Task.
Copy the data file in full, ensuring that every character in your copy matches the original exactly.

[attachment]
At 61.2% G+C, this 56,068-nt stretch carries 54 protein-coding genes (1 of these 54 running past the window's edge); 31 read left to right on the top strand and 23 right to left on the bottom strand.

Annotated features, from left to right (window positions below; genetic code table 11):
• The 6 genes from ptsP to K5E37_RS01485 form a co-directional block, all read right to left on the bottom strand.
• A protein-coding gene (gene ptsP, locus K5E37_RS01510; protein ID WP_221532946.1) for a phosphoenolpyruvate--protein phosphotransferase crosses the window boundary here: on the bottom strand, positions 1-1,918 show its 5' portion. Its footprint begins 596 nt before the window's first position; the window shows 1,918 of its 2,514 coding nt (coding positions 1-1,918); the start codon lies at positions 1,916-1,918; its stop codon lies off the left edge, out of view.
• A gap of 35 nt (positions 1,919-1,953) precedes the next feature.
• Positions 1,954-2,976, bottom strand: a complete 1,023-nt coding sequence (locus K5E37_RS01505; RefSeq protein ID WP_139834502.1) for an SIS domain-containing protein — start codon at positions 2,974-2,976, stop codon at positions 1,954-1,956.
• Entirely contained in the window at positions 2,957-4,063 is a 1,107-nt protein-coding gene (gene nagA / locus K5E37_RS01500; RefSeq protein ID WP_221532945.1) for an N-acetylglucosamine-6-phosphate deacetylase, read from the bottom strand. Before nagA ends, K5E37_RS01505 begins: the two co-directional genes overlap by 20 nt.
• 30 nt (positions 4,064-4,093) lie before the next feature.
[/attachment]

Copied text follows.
At 61.2% G+C, this 56,068-nt stretch carries 54 protein-coding genes (1 of these 54 running past the window's edge); 31 read left to right on the top strand and 23 right to left on the bottom strand.

Annotated features, from left to right (window positions below; genetic code table 11):
• The 6 genes from ptsP to K5E37_RS01485 form a co-directional block, all read right to left on the bottom strand.
• A protein-coding gene (gene ptsP, locus K5E37_RS01510; protein ID WP_221532946.1) for a phosphoenolpyruvate--protein phosphotransferase crosses the window boundary here: on the bottom strand, positions 1-1,918 show its 5' portion. Its footprint begins 596 nt before the window's first position; the window shows 1,918 of its 2,514 coding nt (coding positions 1-1,918); the start codon lies at positions 1,916-1,918; its stop codon lies off the left edge, out of view.
• A gap of 35 nt (positions 1,919-1,953) precedes the next feature.
• Positions 1,954-2,976, bottom strand: a complete 1,023-nt coding sequence (locus K5E37_RS01505; RefSeq protein ID WP_139834502.1) for an SIS domain-containing protein — start codon at positions 2,974-2,976, stop codon at positions 1,954-1,956.
• Entirely contained in the window at positions 2,957-4,063 is a 1,107-nt protein-coding gene (gene nagA / locus K5E37_RS01500; RefSeq protein ID WP_221532945.1) for an N-acetylglucosamine-6-phosphate deacetylase, read from the bottom strand. Before nagA ends, K5E37_RS01505 begins: the two co-directional genes overlap by 20 nt.
• 30 nt (positions 4,064-4,093) lie before the next feature.